In a crowded marketplace in Quezon City, a densely populated hunk of Manila, two men carry out an audacious daylight assassination. The younger one does the spotting, locating the target and keeping an eye out for nearby police; the older one goes in for the kill, making certain the victim is close enough to confirm success. Because if the target survives—or if the police catch them, which is an excellent possibility in a such an open public space—both men are “retired” from their job, and most likely from their lives. And if they successfully complete the assignment, they’re granted a little time with their families before they return to their true home: a grimy, overcrowded, dangerous prison complex.
In the arresting Hong Kong-style thriller On The Job, co-writer/director Erik Matti doesn’t have to try hard to draw sympathy toward these professional killers, because the risks of the work so grossly outweigh the benefits. For the seasoned Tatang (Joel Torre) and his brash young protégé Daniel (Gerald Anderson), the most tangible luxury, beyond a brief taste of freedom, is being able to cut in line for whatever slop the cafeteria is ladling out. (And for Daniel, even that right is disputed, with bloody results.) They can’t spend their earnings in prison, and their job security ends with their release; for their bosses, the whole point of using inmates as contract killers is that their employees are tucked away in a place where the authorities would least expect them. After all, prison is a destination for people who get caught, not for those who escape.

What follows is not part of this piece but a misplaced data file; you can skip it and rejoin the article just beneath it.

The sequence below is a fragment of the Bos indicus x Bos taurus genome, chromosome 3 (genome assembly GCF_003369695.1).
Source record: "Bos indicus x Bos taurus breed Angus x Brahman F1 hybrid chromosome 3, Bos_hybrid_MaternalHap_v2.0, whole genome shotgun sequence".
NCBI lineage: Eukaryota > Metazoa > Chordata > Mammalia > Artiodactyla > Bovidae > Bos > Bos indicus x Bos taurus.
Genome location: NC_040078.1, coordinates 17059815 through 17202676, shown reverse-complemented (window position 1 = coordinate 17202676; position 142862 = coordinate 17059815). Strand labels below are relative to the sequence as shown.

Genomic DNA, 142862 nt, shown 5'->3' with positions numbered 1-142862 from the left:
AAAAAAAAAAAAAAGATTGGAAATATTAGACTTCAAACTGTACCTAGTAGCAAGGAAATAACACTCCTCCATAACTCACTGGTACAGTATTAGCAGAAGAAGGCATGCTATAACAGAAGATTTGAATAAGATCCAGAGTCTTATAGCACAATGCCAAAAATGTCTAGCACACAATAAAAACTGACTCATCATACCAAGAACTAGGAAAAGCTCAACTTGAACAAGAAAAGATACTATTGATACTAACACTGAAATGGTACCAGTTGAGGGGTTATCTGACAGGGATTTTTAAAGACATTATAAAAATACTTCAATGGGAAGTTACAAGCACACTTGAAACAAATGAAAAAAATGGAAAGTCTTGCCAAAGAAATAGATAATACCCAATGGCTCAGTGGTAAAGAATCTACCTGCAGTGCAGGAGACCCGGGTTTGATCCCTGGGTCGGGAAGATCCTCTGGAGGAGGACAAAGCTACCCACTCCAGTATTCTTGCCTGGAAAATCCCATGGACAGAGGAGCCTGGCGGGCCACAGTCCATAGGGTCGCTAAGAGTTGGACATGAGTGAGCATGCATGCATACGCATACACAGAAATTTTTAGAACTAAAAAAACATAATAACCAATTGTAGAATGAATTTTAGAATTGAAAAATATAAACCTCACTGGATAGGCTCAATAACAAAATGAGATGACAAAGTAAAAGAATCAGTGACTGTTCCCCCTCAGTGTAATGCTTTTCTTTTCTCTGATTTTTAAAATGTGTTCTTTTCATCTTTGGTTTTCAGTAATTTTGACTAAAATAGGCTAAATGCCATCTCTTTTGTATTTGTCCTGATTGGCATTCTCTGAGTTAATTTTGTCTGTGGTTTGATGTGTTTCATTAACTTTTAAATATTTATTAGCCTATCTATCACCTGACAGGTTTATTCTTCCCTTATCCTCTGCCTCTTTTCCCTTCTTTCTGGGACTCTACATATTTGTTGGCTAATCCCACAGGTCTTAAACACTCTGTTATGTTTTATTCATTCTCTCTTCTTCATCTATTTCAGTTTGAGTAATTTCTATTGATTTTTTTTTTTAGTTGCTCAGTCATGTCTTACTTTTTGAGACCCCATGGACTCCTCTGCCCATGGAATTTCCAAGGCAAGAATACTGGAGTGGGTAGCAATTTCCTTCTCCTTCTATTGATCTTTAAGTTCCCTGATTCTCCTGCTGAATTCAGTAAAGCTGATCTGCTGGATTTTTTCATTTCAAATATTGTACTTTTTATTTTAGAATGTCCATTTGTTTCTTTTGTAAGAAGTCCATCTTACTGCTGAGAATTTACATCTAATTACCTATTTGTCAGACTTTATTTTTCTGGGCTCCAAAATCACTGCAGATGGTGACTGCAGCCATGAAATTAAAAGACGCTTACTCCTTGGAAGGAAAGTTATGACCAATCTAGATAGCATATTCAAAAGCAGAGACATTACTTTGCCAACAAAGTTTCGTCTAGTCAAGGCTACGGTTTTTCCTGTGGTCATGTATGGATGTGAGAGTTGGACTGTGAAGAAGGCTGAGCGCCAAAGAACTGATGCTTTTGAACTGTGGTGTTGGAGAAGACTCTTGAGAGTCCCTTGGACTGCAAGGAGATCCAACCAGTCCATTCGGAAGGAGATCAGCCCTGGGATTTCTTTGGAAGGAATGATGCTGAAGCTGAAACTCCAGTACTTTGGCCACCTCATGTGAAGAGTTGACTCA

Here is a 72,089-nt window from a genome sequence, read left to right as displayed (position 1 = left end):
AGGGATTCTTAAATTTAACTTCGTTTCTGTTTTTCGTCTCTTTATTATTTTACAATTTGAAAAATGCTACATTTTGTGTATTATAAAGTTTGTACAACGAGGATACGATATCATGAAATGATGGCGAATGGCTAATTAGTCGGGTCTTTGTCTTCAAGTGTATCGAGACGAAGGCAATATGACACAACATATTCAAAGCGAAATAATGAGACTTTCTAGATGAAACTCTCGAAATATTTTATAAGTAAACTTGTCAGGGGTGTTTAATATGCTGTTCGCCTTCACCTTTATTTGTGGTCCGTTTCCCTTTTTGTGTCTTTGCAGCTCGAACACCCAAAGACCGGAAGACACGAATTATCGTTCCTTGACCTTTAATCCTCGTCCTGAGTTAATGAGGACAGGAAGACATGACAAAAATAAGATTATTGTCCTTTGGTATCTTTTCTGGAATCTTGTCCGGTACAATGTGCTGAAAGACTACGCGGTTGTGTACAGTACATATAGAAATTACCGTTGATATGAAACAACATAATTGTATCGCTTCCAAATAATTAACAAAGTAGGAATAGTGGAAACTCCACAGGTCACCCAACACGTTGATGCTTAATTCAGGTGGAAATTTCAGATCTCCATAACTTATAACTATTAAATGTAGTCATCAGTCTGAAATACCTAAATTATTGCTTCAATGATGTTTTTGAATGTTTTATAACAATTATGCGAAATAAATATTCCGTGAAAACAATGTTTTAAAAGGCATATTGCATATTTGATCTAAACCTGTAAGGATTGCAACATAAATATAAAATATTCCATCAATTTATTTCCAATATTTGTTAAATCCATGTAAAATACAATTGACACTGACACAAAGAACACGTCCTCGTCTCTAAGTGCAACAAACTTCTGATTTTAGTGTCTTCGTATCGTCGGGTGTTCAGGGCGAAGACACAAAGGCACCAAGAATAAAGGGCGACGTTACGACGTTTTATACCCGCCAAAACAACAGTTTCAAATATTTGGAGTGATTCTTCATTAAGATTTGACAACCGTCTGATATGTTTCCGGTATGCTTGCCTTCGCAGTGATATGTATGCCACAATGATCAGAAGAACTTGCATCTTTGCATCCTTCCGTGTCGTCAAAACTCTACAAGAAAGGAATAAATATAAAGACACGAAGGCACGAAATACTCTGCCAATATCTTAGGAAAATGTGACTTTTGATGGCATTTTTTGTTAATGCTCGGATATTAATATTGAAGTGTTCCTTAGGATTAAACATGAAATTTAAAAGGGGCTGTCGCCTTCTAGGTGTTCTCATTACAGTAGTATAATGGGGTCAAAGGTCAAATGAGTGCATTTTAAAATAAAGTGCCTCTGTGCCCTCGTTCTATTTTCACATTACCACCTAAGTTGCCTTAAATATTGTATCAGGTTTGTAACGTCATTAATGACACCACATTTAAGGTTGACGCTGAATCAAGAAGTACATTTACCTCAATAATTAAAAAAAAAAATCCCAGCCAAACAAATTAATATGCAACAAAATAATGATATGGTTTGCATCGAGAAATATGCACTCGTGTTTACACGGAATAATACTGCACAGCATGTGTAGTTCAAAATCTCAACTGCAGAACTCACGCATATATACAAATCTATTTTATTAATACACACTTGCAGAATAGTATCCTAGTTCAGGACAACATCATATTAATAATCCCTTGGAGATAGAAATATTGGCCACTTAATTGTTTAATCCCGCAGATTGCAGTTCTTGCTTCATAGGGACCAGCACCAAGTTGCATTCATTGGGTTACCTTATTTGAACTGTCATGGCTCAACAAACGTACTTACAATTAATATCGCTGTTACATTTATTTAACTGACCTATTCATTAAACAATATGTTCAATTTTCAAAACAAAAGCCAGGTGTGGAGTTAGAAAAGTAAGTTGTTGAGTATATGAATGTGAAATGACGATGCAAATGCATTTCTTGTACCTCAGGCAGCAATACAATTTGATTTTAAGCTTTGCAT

There’s plenty of social significance embedded in the premise for On The Job, which centers around the same breed of desperate men who take company money to drive trucks full of nitroglycerin over a mountain pass in The Wages Of Fear. But Matti’s primary order of business is regularly serving up tense, stylish action sequences, and he proves more adept choreographing those than sorting out the convolutions of his parallel plotlines. As Tatang and Daniel set about their business, they’re pursued by two National Bureau of Investigation agents with a similar disparity in age: Sgt. Acosta (Joey Marquez), a veteran who’s lost much of his sharpness over the years, and the energetic Francis (Piolo Pascual), an up-and-comer whose idealism is shaken by the deep corruption at the top of the food chain. Both parties are on a collision course, finally clashing in an extraordinarily thrilling setpiece where the killers try to infiltrate a heavily guarded hospital to finish a botched assignment.
On opposite sides of the law, Daniel and Francis are set on the same course to disillusionment. They’re both brash, gifted talents in professions where only the most corrupt power-brokers reach the top. Though their neatly threaded plotlines create a picture of systemic rot, the politics of On The Job are incidental to the action, which consumes the vast stores of Matti’s creative energy. Shooting in the teeming chaos of a market, a hospital, and the streets of Manila, Matti has his characters dart through big crowds, but he doesn’t lose track of them—which is exactly the kind of precision targeting his killers must do in order to keep working. Driven by propulsive beats and a Westernized style that’s Martin Scorsese by way of Johnnie To, On The Job makes its influences plain, but at its best, it’s a case where the facsimile is every bit as good as the real thing.